Grosse Pointe Blank Blu-ray Review

Grosse Pointe Blank Blu-ray ReviewIf someone were to ask me to sum up Grosse Pointe Blank in one word, “quirky” wouldn’t be the right one, but it’d be the first one that came to mind.

At its core, Grosse Pointe Blank is a movie about regret, old wounds and second chances. What sets the film apart from its seemingly run of the mill plot is that those ideas are wrapped up in a story about a professional hitman (John Cusack) dealing with “work” related issues and, at the same time, facing down his dreaded ten year class reunion. This is obviously a film with a lot on its plate, yet it balances each element incredibly well.

Martin Blank (Cusack) is the hitman du jour, an average guy that just so happens to kill people for a living. Lately, however, he’s been caught in a funk of depression and disillusionment with his job and his life. He receives an assignment in his old hometown that happens to line up with his 10 year class reunion, and he takes it as a sign. Problem is he disappeared 10 years ago, leaving behind friends, family and Debi (Minnie Driver); the girl of his dreams.

What ensues is a wonderful blend of action, romance and comedy genres that work on all levels. The execution of each is what helps the film stand out so well. It never leans too far to any one style, which keeps it fresh and entertaining. Relationships, friendly and menacing, feel natural and organic. Action scenes come off as not only believable, but exciting. The film’s comedic and sarcastic edge ties the whole package together. The casting, though, is what really seals the deal.

When one thinks of a hired assassin, John Cusack would honestly be pretty far down the list, if on it at all. By giving said assassin such an average guy background allows Cusack to really own the role. Sure, he kills people for money, but he’s still got regular problems and is in the midst of an existential complex, and few people can pull that off sort of self-indifference and sarcasm but still be charming like Cusack can.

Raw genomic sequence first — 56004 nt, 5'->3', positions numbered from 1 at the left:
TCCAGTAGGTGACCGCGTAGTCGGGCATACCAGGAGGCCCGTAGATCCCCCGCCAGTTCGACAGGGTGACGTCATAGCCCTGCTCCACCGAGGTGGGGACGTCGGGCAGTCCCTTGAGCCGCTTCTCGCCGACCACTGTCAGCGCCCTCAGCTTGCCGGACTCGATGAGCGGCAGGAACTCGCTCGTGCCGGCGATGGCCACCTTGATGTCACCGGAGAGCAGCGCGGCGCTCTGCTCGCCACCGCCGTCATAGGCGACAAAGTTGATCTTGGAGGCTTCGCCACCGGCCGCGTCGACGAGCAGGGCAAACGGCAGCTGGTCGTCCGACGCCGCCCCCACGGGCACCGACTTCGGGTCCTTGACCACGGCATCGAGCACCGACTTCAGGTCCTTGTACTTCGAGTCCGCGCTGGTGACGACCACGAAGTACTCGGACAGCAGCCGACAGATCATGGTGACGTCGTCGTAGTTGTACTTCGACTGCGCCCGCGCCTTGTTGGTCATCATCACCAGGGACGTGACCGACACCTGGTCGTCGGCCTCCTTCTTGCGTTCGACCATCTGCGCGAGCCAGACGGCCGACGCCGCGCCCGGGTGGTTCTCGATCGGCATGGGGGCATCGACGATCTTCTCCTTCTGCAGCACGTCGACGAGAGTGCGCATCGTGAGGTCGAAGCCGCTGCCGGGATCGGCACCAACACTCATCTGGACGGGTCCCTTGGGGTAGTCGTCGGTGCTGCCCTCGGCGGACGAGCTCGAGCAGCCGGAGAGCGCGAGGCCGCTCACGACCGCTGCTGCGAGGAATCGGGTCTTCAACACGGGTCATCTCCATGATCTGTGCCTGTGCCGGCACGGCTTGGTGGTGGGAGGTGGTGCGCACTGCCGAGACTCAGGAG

Furthering the casting against type is comedy legend Dan Akroyd, who portrays Mr. Grocer, a fellow assassin that thinks Blank is moving in on his turf. The duo has some absolutely hilarious scenes with immediately quotable lines, even with guns anxiously pointed at each other.

Driver somehow pulls off being electric and subdued in her turn as Debi, the girl Blank stood up when he disappeared 10 years ago. She’s the yin to Blank’s yang, and much of the life questions he’s seeking resolutions to rely ultimately on her decisions. There’s an immediate and honest chemistry between the two that helps make the film even more believable, which it has no business being in the first place.

I would also be remiss to not mention the soundtrack. Dear Lord, what an amazing collection of songs this film has.

High-Def Presentation

Grosse Pointe Blank hits Blu-ray with a 1080p MPEG-4 AVC encode, and, in all honesty, it looks rather good. It has obviously been pulled from an older transfer, but there’s little to no damage present and fine bit of grain throughout. While a lot of the color palette is a bit muted, some colors (notably greens and reds) literally pop off the screen. Detail is decent for the most part, but gets a bit lost in dark or nighttime scenes. Overall, Grosse Pointe Blank’s High-Def transfer isn’t going to blow anyone away, but it’s a definite upgrade from the previous DVD edition and does have its moments.

The audio, on the other hand, is rather impressive. First and foremost, Grosse Pointe Blank may just have one of the best movie soundtracks of all time and thanks to the disc’s Dolby HD Master Audio 5.1 track, it’s wonderfully on display and really helps build an immersive experience. Dialogue, for the most part, is clear and centered. There are times were Cusack’s dialogue is a bit low, but I feel that way in almost all of his work. There’s not much in the way of ambient noise so the surrounds don’t get much work, but when any of the action scenes take place, the track really opens up and provides some much needed jolts to the action on screen.

Beyond the Feature

Despite the cover’s headline heralding this being Grosse Pointe Blank’s 15th anniversary, which would lead one to believe there’d be some sort of special features provided, there is sadly just a Theatrical Trailer, and it’s not even in HD. No commentary (which I would love), behind the scenes shots, pictures, interviews from then or now, nothing. For such a gem of a movie that has quite a devoted following, I expected much more.

It’s kind of fascinating just how much is going on in Grosse Pointe Blank and even more impressive that it all works. The mixing of genres, the off the cuff casting, dark humor and larger than life soundtrack all come together to make a beloved cult classic of a film. Cusack, Akroyd and Driver all give stellar performances and fill the movie with a level of believability that it needs or it would completely fall apart. Couple all these things with a definite upgrade in picture and audio quality and you’ve got a release that I highly recommend, even if it does fall short in the extras department.

– Matt Hardeman

Shop for Grosse Pointe Blank on Blu-ray for a discounted price at (August 7, 2012 release date).

Grosse Pointe Blank Blu-ray Review

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